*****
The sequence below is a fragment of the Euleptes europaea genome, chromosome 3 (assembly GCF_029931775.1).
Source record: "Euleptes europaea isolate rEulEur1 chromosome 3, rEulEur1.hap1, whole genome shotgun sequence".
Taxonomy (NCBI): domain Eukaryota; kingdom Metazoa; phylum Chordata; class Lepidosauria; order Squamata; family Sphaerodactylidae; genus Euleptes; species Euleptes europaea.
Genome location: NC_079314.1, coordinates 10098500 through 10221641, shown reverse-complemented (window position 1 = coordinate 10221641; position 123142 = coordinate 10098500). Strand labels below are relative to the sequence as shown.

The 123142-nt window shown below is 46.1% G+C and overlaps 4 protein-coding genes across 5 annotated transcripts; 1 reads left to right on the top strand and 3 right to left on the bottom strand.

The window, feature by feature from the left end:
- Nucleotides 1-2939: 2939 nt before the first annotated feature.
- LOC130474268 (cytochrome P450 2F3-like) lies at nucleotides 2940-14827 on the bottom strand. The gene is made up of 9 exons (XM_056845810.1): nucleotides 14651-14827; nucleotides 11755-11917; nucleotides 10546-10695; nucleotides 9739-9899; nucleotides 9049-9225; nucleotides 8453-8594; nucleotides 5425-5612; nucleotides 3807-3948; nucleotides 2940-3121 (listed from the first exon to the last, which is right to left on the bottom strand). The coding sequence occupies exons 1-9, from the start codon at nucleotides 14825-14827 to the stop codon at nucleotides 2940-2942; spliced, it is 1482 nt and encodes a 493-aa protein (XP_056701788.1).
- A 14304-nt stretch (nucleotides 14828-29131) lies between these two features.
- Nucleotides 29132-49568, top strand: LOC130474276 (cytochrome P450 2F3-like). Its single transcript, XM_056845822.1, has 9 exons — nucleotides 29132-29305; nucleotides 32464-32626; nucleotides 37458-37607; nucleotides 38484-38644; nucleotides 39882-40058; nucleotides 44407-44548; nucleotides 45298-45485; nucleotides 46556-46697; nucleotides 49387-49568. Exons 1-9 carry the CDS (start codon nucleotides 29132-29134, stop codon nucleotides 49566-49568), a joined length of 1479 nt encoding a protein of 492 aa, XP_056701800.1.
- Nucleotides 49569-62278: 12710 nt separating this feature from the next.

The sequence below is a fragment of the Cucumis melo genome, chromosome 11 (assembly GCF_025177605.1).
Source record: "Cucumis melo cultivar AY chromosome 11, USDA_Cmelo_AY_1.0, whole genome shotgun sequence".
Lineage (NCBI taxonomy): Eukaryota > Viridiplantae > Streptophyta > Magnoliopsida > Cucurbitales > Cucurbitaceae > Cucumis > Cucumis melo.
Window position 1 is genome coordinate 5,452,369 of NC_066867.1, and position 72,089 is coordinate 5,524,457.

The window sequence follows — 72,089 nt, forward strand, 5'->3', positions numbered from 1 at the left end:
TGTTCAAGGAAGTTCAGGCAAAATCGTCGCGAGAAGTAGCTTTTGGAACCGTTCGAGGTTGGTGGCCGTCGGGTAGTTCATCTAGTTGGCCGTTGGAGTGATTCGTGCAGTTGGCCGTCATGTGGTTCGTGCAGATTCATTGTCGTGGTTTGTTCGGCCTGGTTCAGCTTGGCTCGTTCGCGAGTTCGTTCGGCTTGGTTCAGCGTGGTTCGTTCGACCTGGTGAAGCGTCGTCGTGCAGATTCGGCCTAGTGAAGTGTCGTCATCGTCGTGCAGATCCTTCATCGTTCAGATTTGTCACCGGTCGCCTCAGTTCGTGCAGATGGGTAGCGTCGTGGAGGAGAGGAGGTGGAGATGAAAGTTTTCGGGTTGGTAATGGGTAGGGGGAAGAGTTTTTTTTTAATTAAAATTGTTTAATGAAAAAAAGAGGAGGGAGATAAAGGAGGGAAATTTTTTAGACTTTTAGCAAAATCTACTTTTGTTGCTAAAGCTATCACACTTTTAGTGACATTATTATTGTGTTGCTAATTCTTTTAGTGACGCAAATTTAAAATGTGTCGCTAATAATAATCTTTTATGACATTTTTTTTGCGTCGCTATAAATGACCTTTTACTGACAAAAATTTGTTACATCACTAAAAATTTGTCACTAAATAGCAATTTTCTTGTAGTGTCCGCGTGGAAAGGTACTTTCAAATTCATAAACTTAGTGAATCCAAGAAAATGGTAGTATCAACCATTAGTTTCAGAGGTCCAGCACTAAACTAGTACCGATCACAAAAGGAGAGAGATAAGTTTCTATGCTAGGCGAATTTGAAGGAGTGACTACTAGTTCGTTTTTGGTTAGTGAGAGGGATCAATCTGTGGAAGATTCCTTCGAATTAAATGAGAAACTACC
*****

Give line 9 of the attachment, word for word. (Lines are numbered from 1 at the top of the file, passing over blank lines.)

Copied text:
- A 14304-nt stretch (nucleotides 14828-29131) lies between these two features.